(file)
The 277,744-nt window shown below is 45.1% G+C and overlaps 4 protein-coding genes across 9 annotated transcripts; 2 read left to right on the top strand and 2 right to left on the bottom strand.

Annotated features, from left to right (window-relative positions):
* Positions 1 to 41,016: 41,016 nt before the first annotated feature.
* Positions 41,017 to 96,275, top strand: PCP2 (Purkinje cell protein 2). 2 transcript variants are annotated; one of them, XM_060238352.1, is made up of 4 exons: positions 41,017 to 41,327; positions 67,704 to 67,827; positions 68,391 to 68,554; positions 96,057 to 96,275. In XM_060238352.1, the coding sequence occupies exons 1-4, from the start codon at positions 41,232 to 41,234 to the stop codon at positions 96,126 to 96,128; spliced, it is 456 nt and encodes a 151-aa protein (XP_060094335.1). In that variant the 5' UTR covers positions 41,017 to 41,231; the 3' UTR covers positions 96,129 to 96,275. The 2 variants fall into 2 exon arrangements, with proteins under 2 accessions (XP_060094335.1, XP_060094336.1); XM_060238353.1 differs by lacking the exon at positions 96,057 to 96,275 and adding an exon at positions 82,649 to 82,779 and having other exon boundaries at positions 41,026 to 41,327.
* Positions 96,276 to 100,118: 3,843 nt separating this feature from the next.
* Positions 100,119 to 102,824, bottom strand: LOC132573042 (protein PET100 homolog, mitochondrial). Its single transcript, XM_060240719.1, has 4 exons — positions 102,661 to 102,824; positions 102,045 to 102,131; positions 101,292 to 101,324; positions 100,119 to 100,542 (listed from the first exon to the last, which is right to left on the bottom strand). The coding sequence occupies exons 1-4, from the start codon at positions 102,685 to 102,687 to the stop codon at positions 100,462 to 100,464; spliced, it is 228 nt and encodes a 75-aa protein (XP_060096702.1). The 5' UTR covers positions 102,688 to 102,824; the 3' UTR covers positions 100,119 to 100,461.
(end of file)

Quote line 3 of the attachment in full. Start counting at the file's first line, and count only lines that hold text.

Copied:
* Positions 1 to 41,016: 41,016 nt before the first annotated feature.